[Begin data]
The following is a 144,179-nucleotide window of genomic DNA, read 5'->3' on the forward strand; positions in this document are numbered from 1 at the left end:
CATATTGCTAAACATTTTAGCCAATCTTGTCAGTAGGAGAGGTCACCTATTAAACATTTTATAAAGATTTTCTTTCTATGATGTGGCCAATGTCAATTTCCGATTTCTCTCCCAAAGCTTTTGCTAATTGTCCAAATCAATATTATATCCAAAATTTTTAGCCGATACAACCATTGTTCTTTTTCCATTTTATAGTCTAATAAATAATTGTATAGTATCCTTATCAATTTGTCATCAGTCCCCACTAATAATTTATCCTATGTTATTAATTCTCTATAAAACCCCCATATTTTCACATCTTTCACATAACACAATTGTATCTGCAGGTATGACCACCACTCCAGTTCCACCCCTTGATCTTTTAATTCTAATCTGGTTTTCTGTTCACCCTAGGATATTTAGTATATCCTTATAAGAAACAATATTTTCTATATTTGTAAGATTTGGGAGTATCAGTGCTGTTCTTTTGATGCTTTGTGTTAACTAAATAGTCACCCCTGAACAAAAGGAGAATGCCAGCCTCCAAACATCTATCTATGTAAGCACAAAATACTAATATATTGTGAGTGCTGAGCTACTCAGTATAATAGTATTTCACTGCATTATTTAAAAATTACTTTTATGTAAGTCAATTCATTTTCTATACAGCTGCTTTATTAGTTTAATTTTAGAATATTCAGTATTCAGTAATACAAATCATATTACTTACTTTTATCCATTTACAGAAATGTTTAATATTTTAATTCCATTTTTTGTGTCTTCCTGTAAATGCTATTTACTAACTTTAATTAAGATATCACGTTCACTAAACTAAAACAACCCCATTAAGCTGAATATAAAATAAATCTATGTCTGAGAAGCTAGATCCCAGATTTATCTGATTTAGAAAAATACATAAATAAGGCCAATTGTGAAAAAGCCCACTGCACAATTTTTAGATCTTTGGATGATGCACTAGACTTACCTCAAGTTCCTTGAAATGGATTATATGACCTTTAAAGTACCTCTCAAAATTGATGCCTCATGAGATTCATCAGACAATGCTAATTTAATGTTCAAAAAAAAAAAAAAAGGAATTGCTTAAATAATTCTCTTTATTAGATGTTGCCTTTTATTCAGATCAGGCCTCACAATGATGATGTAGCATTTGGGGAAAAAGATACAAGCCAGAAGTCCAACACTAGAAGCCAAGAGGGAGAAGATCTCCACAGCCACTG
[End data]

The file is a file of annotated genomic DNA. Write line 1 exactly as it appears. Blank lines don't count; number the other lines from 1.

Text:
The following is a 144,179-nucleotide window of genomic DNA, read 5'->3' on the forward strand; positions in this document are numbered from 1 at the left end: